Reserved Readings

Procedure for Faculty:

Below is a list of a few simple policies and procedures that were designed to reduce student frustration with the RESERVE READING element of their educational experience, to comply with the 1976 copyright laws, to minimize faculty members' responsibilities, and to simplify the paperwork tasks of the library staff. Thank your for your cooperation in making this system work.

  • When books or articles are to be placed on reserve in the library, please be sure that the author and title information given on the reserve request slip matches the information which is on the course syllabus and on the folders which contain the photocopied articles.

  • Please supply a folder for each photocopy: each photocopy must have the faculty member's name on it (for copyright compliance) and each folder should be labeled with the author and/or title exactly as it appears on the course syllabus. Example: If you consistently refer to a reading as "the Berger article," please be careful to indicate on the request slip and the folder label that the author is "Berger'.
  • IMPORTANT : please note on the course syllabus whether the item is a book or a photocopy in a folder.
  • Please specify the edition or editions of the books which your are requesting for reserve.
  • It would be very helpful if you would give us a copy of the syllabus for each course that will involve the use of reserve materials. Students occasionally come to the reserve desk without a clear idea of the item that they need. Being able to refer to the syllabus often helps the student and eliminates a tedious and lengthy search on the part of the library staff.
  • Due to copyright restrictions we are asking that you comply with the following:
  •     a) Any copies of uncopyrighted materials or materials copyrighted 75 years prior to the present calendar year can be accepted for reserve. (In some cases, there may be materials published as far back as 1906 which may still be copyrighted. For a clarification of this, check the copyright file in the Reference Office.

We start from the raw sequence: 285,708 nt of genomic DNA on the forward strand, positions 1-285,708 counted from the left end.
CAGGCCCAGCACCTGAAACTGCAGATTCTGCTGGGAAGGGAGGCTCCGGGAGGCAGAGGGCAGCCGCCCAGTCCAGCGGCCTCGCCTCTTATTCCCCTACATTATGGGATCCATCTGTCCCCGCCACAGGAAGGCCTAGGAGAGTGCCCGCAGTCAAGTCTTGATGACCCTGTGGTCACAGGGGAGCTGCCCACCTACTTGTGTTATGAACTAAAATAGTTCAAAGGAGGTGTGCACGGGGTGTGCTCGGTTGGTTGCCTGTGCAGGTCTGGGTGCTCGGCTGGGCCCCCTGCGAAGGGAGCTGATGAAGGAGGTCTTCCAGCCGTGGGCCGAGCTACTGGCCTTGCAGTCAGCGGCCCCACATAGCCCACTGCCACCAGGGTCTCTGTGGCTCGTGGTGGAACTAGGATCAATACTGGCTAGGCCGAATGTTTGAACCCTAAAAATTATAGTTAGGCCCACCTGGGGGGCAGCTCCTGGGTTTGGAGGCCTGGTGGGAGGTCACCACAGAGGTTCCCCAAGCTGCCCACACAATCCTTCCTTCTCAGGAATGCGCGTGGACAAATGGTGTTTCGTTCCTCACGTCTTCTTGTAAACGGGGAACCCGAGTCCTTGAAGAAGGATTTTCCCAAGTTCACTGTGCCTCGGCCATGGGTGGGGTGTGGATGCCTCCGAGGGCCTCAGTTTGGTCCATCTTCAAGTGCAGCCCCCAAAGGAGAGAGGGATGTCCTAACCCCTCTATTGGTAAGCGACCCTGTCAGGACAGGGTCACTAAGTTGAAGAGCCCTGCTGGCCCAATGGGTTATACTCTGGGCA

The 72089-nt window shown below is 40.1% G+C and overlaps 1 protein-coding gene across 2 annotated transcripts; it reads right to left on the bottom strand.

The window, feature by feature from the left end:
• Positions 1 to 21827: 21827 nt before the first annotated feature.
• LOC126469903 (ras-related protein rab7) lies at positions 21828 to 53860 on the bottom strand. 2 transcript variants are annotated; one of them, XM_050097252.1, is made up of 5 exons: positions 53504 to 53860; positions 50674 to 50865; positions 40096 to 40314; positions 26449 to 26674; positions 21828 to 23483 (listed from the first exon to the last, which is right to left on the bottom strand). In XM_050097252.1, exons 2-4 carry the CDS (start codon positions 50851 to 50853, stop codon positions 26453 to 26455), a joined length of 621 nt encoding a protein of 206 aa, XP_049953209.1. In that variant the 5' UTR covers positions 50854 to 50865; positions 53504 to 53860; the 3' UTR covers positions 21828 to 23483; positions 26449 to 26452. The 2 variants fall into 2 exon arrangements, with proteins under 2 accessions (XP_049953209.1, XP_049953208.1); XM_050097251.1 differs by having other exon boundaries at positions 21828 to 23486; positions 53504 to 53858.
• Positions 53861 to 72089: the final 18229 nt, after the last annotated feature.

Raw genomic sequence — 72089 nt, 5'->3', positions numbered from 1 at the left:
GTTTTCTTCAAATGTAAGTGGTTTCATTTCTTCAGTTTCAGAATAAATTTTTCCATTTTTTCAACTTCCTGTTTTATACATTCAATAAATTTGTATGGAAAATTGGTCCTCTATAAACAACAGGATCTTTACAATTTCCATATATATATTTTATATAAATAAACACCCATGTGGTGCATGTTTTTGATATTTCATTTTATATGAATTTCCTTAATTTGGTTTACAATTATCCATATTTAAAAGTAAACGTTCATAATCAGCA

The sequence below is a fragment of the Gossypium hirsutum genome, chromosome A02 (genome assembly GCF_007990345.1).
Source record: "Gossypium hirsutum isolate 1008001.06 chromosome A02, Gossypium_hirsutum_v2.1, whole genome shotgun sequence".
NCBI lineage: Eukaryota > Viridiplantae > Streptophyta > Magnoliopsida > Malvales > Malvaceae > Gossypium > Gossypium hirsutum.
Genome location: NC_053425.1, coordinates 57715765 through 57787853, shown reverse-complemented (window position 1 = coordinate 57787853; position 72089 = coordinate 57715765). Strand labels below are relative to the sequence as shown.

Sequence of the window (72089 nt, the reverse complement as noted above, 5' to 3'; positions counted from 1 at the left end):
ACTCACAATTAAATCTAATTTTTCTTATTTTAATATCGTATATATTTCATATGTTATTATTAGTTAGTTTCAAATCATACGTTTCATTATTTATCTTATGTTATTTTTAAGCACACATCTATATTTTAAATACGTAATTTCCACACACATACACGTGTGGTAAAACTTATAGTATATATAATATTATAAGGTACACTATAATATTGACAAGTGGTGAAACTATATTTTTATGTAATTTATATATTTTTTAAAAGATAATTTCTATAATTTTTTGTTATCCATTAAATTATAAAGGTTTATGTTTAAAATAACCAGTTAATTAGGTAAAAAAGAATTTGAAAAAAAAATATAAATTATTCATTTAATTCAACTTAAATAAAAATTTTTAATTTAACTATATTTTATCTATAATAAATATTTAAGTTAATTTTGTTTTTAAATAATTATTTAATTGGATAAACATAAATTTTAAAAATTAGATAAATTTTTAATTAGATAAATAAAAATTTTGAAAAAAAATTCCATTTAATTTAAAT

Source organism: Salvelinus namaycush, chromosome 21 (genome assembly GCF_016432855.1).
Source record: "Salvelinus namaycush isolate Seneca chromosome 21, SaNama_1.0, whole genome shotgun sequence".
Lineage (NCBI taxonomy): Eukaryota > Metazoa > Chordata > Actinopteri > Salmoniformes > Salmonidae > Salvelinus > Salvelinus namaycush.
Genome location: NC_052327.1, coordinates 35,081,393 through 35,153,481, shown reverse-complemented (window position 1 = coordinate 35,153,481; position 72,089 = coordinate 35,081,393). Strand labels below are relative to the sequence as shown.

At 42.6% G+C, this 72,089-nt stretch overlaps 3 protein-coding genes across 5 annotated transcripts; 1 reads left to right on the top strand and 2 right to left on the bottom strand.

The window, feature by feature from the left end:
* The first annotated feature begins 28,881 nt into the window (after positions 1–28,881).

•     b) Up to three (3) photocopies per course section of any of the following or copies of up to six (6) items from separate volumes on the following list may be accepted: a chapter, an article, a short story, poem, or essay, a graph, chart, or picture.

  • Copies can be accepted for one semester or session only; they are the property of the professor and are so marked, and will be returned to said faculty member at the end of the academic term.
  • Copies of the following consumable items cannot be accepted for reserve if they are copyrighted: workbooks and exercise, tests and test booklets, answer sheets or booklets, pages from textbooks.
  • Photocopied materials that a professor wishes to use in multiple courses or successive semesters require permission from the owner of the copyright. A copy of the letter granting permission will be kept on file in the library and must accompany the photocopies at the time of submission for reserve. In certain instances a copy of the faculty member's request for permission will be accepted pending receipt of the appropriate permission.
  • We will try to have your reserve items on the shelf within 48 hours after we receive your request. This time period may be slightly longer over weekends and during the first week of each semester. We will accept items for the next semester's reserve as early as you can get them to us. The requested reserve items are processed on a first come, first served basis. Here are a few hints that will facilitate your requests:


    • If the item that you want on reserve is an article out of a periodical, make copies of the article and put them in labeled folders. Please follow steps 1, 2, and 6.
    • If you have looked for the item that you would like put on reserve and have been unable to locate it, please indicate this when you turn in your reserve request slips. We will put the item on search status and when the item is found it will go directly to the reserve shelf.

(NOTE: Remember we are here considering library reserves. ALA (American Library Association) guidelines suggest multiple copies of any of the above may be distributed in class as long as the copies do not "exceed the number of students in the class." However, the limit of six separate items, which conforms to ALA guidelines, is an effort to avoid anthologizing, and does apply to both library reserves and classroom distribution.)

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